Lest our young housewife should be discouraged by this dictum, let me drop a homely hint or two. Coffee and tea stains may be washed out after each meal while fresh, with the corner of a napkin and a little cold water. Have a bit of white chalk at hand for chance grease spots. Rub it well upon them, and leave thus until next day, when you can brush out chalk and grease together. Attention to these trifles will give John (and the chance guest) a clean tablecloth in all circumstances. Another hint: Have your damask ironed on both sides, and give it a “French wash” when one side is beginning to look grimy. Laundry bills are a serious item in the family expenses. As our plain-spoken woman says, “You cannot afford a clean cloth every day.”

The cloth laid, and smoothly, see to it that the table furniture is befitting the honored master of the home. Give him bright silver and glass and dainty china. The practice of spreading the family board with coarse napery, common crockery and plated silver, worn brassy at the edges, is, to put it candidly, a vulgarity, when there are stores of fine china, cut-glass and sterling silver in closet and sideboard reserved for “company.” The appointments for the table should be the same for John when he “comes marching home” solus, as when you are certain that he will being a visitor with him.

I do not deny that the dear fellow has a fatal facility for inviting Tom, and even Dick and Harry, on washing day, and even during housecleaning week.

One tactless householder, having given the invitation and received a ready acceptance, delivered himself of an afterthought on his way home:

“I say, old fellow, we are always glad to see you, you know; but I’m afraid you won’t have anything for dinner today but a confounded dressmaker.”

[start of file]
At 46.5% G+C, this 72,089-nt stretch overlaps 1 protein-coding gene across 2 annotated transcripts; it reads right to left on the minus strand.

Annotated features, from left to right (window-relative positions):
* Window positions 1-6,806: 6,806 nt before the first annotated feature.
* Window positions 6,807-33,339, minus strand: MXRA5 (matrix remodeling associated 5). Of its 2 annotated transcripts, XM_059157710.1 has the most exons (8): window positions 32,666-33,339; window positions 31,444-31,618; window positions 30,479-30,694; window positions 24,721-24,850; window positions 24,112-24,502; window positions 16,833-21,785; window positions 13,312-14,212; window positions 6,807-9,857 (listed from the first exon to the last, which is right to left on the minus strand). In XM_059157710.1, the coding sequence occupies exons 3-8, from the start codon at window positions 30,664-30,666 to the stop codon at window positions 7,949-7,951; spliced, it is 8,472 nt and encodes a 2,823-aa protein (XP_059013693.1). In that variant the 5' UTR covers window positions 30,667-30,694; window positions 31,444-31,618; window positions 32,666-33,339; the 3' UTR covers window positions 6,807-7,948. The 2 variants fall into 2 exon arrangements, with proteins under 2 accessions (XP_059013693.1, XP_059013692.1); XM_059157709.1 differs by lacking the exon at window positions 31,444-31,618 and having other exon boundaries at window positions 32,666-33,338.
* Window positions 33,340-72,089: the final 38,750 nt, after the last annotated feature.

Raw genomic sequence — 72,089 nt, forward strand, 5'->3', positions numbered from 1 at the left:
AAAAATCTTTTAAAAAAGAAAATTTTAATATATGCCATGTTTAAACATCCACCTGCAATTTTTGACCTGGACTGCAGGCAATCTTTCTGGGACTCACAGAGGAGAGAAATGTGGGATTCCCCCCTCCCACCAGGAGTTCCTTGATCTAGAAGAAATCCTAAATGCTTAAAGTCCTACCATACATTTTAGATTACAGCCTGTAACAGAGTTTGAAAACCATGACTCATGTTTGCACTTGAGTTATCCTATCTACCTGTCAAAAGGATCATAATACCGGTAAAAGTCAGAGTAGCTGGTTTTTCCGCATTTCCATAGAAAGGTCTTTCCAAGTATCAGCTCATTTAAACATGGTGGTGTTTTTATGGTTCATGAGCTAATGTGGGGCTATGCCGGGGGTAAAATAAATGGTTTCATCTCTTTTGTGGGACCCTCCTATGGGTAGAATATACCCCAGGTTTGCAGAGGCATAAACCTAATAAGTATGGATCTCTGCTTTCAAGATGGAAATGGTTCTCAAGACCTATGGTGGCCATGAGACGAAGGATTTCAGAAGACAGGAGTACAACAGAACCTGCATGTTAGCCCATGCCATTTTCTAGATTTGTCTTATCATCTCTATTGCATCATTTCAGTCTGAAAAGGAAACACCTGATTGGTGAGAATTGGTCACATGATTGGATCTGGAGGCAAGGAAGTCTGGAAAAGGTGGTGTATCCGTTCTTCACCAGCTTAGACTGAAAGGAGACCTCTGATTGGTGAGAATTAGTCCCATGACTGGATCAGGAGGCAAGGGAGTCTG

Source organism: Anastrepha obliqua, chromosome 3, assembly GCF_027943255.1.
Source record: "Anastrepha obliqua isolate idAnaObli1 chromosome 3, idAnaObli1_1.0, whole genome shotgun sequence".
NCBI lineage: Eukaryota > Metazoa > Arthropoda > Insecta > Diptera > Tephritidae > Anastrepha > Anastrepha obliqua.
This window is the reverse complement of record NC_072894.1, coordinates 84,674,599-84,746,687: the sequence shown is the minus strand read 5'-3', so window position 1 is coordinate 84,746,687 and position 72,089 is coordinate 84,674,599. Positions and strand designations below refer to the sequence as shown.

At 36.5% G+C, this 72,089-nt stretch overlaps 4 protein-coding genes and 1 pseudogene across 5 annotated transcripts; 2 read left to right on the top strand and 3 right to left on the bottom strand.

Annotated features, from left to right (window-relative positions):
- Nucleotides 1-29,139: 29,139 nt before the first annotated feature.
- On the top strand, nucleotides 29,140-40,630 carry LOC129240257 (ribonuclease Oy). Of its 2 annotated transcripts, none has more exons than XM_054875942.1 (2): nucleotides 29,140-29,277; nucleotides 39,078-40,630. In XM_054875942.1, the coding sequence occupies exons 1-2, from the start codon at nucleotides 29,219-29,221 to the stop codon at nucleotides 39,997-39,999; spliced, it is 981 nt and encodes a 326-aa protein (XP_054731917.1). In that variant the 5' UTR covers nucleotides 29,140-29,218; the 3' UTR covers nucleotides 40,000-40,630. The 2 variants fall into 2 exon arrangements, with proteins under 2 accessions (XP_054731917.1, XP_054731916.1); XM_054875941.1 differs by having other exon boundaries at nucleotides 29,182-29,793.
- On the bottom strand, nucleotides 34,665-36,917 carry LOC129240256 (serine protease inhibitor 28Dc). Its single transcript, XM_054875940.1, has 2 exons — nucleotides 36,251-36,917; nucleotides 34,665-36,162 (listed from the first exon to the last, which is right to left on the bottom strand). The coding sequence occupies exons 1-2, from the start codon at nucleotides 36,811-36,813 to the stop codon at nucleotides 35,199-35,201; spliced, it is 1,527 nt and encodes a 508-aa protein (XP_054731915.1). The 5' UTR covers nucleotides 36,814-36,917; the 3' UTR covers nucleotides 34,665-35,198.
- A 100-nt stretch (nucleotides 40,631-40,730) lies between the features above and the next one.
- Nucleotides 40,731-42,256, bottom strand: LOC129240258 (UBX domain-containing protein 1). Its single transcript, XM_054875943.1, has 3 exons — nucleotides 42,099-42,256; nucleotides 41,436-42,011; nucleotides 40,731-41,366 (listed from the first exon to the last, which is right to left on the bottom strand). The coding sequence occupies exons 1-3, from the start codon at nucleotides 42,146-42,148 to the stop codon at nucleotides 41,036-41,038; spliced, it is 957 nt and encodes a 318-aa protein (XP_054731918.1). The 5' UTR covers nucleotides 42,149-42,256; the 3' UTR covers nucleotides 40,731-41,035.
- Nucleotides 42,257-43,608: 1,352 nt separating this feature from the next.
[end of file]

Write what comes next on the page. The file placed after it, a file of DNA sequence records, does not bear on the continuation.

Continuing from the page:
The most serious objection in Mary’s mind to the exercise of impromptu hospitality on John’s part is the risk of insufficient provision for the increased number. Housekeepers do not need to be reminded that, while what is enough for two will serve three, an adequate supply for three is not always enough for four. The small roast or a single fowl will suffice for five or six, because the caterer counts upon “left-overs.” But the small steak – quite enough for John, Mary and Bridget-Thekla – or the four English chops, or the bit of fish on Friday, with a couple of vegetables, a salad and a sweet, with a demitasse of coffee, which would suffice for the four, looks miserably insufficient – Mary would say “skimpy” – when a six-footer with a full-grown appetite joins the band of eaters.

All the same, put a cheerful courage on, gird up the loins of your ingenuity and face the situation womanfully.

I hope you have what I have elsewhere called “An Emergency Pantry.” While John conveys Tom or Dick or Harry to his (John’s) room to brush off the dust and wash his hands, open a can of soup. If it be mock turtle, add a glass of wine, the juice of half a lemon, a pinch of sugar and a small cup of boiling water. Your cook will warm it up in five minutes. If a chicken soup, beat a raw egg into a small cup of milk, add a tablespoonful of butter stirred in a frying pan to a “roux” with the same of flour, mix with the soup and boil up once. Set on olives and salted nuts, and a dish of bonbons to fill out empty spaces on the table. Add crackers and cheese to the salad course, and follow with pudding with nuts and raisins. If Bridget-Thekla be well trained, and you keep your head, the meal will not be ten minutes later on account of these additions. The guest must be made to believe that his coming involved no more work than the laying of an extra plate, knife, fork and tumbler.

Above all, and through all, and in spite of all, keep cool! Do not let the first, the second, the third and the fourth course be Roasted Hostess!

Our next talk will be upon “A SUBSTITUTE FOR THE TYRANT PORATO.”

Marion Harland